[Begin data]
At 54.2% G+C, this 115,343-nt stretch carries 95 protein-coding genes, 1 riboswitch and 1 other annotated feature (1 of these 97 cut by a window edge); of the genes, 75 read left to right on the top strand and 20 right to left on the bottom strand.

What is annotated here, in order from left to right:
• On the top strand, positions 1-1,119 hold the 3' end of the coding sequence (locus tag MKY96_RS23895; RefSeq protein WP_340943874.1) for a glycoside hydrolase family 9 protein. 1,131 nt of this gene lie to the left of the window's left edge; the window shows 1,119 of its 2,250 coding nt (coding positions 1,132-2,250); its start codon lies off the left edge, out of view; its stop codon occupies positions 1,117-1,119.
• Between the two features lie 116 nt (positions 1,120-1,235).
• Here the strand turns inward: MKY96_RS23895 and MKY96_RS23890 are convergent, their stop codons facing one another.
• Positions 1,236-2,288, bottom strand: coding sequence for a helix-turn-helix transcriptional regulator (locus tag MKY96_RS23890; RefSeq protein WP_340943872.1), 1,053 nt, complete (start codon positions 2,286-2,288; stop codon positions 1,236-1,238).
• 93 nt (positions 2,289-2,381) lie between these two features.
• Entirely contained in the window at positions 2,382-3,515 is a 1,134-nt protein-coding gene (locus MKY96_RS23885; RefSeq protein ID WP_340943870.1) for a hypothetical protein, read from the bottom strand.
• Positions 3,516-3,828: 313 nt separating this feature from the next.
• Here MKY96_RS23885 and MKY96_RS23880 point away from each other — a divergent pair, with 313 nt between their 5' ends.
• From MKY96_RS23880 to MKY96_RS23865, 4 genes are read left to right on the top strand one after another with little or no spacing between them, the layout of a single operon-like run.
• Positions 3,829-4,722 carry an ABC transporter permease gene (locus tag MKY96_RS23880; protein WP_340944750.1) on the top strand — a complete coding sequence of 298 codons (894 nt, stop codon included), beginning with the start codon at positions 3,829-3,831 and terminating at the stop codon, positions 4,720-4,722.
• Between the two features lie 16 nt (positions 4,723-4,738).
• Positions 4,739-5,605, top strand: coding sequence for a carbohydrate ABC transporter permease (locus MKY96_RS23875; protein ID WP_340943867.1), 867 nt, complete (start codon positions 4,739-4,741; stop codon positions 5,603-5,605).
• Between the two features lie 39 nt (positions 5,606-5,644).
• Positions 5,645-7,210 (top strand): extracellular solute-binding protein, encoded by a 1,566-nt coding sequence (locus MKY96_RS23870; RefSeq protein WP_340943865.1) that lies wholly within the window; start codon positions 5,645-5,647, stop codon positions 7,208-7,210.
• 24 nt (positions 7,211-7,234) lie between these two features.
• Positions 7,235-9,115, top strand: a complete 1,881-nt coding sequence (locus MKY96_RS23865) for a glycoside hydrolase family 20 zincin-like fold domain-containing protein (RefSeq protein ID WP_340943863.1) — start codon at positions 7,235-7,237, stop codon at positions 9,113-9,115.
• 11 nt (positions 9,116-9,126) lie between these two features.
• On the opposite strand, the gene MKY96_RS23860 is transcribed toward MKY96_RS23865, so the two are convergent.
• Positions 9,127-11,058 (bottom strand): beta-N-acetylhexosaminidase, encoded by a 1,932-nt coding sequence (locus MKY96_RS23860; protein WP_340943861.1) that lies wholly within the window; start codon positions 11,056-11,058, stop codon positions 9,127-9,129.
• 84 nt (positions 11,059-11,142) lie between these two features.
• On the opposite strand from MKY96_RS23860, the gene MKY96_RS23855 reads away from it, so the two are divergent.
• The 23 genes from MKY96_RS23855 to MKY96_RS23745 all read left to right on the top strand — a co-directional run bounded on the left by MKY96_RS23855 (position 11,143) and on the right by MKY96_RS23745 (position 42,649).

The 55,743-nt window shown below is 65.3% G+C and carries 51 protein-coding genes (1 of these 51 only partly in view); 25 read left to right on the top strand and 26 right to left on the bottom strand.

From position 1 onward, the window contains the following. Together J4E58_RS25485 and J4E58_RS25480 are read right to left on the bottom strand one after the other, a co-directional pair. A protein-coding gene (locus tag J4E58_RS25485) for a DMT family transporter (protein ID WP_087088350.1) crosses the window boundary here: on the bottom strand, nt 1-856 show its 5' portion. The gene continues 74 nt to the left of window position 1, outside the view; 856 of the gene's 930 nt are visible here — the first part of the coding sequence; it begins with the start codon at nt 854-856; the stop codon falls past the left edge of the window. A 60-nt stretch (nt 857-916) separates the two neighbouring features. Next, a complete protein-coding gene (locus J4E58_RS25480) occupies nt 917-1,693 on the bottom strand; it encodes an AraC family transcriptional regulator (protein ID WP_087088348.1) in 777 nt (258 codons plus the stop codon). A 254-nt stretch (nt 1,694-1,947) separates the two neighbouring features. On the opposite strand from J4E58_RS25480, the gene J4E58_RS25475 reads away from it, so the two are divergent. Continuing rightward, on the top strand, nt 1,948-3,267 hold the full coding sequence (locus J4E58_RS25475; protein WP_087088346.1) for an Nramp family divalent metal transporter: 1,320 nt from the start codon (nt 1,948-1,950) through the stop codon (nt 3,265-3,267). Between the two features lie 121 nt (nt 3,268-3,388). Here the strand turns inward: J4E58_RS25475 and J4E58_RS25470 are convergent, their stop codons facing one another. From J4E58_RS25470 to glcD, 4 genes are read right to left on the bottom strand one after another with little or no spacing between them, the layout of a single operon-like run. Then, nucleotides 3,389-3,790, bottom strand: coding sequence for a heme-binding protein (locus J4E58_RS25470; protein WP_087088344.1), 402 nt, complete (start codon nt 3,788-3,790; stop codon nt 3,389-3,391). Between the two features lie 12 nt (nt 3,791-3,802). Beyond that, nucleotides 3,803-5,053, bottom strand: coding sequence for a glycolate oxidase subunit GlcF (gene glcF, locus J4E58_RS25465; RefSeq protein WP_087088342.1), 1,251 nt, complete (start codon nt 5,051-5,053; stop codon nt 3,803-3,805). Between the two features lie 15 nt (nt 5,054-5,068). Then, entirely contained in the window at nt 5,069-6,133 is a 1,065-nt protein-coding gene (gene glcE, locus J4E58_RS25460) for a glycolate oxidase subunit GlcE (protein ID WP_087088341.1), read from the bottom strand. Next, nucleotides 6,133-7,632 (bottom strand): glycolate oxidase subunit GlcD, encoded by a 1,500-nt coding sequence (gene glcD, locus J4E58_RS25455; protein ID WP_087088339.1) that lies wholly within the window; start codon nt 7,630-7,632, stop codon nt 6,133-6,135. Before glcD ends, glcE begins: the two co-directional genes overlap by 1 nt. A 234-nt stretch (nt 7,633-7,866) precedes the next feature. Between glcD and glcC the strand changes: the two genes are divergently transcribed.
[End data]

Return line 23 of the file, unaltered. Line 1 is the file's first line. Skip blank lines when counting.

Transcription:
• On the opposite strand from MKY96_RS23860, the gene MKY96_RS23855 reads away from it, so the two are divergent.